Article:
ICAM G241A polymorphism and soluble ICAM-1 serum levels: Evidence for an active immune process in schizophrenia

Holger Krönig, Michael Riedel, Markus J. Schwarz, Martin Strassnig, Hans Jürgen Möller, Manfred Ackenheil, Norbert Müller

Research output: Contribution to journalArticle

19 Scopus citations

Abstract

Objectives: We have previously reported reduced serum levels of soluble intercellular adhesion molecule-1 (sICAM-1) in schizophrenic patients. A single-nucleotide polymorphism (SNP) of the ICAM-1 gene was described at position 241. The G→A SNP results in a nonsynonymous amino acid exchange of the ICAM-1 protein, and the A allele was shown to be also associated with several immunological disorders like rheumatoid arthritis. Methods: We investigated 70 schizophrenic patients and 128 unrelated healthy control persons regarding the relationship between the serum levels of sICAM-1 and the ICAM-1 G214A polymorphism. Results: We were able to replicate our previous finding of reduced sICAM-1 levels in schizophrenia. Healthy control persons carrying the polymorphic A allele showed markedly lower slCAM-1 serum levels than carriers of the homozygous GG wild type (p < 0.004). In contrast, no significant difference in the sICAM-1 serum levels were seen regarding the G241A genotype distribution in schizophrenic patients. Conclusion: We hypothesize that the biochemical effect of the G241A SNP is masked in schizophrenic patients, indicating a disease-related mechanism leading to reduced levels of sICAM-1 in schizophrenia.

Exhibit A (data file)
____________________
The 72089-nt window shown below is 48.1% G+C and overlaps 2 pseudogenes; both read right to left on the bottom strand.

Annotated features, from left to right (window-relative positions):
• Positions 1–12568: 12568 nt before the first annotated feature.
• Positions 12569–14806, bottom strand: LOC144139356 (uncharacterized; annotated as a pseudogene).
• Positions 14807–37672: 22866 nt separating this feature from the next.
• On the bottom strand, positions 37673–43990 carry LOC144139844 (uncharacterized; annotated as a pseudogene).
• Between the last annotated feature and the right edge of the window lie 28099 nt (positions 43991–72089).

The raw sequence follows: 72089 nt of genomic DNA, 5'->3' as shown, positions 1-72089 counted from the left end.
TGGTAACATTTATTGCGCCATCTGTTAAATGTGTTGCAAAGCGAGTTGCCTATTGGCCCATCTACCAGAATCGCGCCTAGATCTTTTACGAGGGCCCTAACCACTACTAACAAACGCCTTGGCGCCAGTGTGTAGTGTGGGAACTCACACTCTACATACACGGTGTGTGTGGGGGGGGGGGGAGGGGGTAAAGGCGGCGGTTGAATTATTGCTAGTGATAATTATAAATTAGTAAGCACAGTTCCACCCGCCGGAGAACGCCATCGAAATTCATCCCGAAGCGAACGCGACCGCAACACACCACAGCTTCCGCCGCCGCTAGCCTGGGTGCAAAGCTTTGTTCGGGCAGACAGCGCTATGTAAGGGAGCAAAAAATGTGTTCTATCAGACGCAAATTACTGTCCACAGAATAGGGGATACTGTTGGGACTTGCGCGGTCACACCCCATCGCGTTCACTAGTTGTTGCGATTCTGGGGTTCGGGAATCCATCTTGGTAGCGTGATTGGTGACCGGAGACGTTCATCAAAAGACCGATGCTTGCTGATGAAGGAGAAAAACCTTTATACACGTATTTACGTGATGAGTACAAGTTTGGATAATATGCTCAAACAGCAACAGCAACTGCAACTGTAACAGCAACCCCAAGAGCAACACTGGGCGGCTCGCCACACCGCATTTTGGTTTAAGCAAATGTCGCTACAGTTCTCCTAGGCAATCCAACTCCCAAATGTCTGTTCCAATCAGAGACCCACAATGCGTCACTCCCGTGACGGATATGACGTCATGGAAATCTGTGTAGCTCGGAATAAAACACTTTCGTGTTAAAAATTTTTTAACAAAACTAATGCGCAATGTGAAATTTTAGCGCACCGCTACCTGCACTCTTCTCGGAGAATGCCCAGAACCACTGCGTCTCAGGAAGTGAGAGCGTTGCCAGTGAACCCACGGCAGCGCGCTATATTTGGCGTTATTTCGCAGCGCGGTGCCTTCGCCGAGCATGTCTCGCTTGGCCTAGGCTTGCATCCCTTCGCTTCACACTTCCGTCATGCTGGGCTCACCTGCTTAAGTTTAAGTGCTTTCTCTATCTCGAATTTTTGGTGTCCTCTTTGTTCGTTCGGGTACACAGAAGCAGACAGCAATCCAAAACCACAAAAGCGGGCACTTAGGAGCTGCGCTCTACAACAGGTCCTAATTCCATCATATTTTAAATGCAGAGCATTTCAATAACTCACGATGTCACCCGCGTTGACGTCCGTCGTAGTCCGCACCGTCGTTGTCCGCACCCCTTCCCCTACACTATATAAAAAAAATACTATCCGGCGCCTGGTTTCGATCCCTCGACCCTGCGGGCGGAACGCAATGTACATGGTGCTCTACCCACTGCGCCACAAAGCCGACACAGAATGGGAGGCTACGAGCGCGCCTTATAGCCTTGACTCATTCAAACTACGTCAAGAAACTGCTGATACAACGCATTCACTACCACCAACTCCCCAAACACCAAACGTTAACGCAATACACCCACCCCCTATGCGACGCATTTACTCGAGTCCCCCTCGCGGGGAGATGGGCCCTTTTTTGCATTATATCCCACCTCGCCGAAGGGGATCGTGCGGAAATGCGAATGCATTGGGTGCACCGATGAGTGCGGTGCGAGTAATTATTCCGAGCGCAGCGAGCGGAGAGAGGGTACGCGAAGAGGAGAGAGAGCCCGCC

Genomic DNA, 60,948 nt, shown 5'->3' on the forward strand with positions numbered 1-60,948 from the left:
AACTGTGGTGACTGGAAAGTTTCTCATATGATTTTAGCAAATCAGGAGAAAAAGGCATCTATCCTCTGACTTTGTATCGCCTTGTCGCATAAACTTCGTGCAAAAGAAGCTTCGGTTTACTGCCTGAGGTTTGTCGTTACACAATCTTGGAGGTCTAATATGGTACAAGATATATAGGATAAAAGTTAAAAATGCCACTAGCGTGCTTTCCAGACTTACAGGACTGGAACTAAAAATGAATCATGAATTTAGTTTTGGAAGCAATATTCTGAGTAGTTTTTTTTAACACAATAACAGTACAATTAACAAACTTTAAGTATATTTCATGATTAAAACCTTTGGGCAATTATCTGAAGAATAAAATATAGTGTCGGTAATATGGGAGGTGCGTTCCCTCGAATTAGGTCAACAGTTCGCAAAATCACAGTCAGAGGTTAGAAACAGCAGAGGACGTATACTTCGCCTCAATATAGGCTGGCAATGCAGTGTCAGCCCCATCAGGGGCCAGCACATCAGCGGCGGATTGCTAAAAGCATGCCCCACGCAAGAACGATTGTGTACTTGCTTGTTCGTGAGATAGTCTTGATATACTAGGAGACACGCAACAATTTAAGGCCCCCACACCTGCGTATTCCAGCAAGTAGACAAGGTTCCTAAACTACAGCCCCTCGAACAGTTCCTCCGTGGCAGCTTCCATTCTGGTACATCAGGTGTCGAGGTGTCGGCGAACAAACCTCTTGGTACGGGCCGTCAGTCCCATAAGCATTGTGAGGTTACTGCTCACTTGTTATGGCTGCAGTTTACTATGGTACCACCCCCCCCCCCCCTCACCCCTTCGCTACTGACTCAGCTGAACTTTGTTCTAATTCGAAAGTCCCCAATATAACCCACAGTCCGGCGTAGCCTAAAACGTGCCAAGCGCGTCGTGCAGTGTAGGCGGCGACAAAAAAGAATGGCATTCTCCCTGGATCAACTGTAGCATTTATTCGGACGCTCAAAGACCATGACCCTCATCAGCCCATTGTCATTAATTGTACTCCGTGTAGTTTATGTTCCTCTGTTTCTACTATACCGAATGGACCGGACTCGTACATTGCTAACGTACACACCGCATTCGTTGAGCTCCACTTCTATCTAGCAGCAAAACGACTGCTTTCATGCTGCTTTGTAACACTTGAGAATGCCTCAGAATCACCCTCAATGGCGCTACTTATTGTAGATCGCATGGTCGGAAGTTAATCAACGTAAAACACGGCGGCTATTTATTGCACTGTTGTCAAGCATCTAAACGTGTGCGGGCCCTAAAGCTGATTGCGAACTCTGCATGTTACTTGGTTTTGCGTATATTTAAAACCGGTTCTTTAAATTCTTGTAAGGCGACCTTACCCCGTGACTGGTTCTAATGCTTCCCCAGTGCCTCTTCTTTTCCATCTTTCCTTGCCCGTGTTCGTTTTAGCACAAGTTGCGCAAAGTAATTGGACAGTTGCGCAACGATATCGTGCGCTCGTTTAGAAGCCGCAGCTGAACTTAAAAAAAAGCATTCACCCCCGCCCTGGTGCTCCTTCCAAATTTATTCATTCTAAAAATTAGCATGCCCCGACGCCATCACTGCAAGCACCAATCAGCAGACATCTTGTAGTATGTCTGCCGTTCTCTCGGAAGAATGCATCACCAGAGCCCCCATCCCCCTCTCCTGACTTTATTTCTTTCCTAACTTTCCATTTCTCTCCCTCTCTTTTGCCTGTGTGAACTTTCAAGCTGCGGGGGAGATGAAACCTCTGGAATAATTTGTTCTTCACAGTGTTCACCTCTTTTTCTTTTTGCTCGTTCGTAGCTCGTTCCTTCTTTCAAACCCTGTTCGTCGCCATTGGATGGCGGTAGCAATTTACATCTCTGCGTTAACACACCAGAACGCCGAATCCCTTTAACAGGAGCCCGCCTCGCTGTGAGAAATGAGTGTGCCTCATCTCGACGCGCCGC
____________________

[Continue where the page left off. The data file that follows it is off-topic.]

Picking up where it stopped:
Original languageEnglish (US)
Pages (from-to)54-59
Number of pages6
JournalNeuroimmunomodulation
Volume12
Issue number1
DOIs
StatePublished - Apr 28 2005

Keywords

  • G241A
  • Schizophrenia
  • Single-nucleotide polymorphism
  • Soluble ICAM-1 serum levels

ASJC Scopus subject areas

  • Endocrinology
  • Neuroscience(all)
  • Immunology

Fingerprint Dive into the research topics of 'ICAM G241A polymorphism and soluble ICAM-1 serum levels: Evidence for an active immune process in schizophrenia'. Together they form a unique fingerprint.

  • Cite this

    Krönig, H., Riedel, M., Schwarz, M. J., Strassnig, M., Möller, H. J., Ackenheil, M., & Müller, N. (2005). ICAM G241A polymorphism and soluble ICAM-1 serum levels: Evidence for an active immune process in schizophrenia. Neuroimmunomodulation, 12(1), 54-59. https://doi.org/10.1159/000082364